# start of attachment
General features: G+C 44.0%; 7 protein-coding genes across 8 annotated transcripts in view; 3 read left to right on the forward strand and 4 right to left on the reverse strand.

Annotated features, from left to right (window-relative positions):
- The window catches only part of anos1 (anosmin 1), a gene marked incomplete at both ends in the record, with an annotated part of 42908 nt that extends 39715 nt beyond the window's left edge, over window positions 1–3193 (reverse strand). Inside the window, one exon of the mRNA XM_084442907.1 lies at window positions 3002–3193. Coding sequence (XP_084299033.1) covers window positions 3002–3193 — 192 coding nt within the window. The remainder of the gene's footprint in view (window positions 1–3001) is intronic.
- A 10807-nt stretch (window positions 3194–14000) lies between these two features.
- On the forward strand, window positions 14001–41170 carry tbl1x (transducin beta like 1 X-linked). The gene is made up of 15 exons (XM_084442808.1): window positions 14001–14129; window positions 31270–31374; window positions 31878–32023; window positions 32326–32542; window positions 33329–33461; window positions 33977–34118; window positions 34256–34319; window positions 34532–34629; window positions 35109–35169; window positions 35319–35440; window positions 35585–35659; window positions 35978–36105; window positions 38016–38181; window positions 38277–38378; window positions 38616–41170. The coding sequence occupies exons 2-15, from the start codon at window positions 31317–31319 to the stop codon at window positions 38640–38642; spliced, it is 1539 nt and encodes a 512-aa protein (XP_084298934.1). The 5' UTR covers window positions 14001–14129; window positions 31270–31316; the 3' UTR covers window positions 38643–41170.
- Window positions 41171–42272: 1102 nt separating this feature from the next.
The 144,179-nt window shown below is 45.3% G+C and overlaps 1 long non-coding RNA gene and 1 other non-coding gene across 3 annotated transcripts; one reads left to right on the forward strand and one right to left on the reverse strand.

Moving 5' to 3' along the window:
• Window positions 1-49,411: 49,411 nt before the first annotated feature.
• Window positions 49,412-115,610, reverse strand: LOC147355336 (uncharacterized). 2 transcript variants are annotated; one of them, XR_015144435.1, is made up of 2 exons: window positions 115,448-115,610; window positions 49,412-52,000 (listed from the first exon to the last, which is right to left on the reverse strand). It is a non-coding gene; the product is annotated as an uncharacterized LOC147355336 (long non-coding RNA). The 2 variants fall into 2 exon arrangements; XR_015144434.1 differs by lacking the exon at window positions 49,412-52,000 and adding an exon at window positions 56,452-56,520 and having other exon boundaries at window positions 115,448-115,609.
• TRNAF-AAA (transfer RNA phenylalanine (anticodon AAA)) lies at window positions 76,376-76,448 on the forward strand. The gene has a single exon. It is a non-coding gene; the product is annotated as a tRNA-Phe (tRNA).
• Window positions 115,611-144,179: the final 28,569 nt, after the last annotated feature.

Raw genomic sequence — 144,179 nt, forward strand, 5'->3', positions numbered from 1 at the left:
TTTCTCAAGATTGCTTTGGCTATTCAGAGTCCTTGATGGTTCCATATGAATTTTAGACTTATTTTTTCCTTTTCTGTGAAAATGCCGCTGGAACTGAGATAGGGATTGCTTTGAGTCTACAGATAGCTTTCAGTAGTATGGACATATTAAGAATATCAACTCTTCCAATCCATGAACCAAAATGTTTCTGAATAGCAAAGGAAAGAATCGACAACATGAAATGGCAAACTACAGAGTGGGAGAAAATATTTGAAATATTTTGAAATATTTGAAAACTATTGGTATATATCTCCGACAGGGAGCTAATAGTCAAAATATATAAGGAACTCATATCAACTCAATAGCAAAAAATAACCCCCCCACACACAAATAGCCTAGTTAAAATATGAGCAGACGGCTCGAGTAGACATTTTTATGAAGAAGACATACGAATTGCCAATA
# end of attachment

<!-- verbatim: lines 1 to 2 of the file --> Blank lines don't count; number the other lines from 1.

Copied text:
General features: G+C 44.0%; 7 protein-coding genes across 8 annotated transcripts in view; 3 read left to right on the forward strand and 4 right to left on the reverse strand.

Annotated features, from left to right (window-relative positions):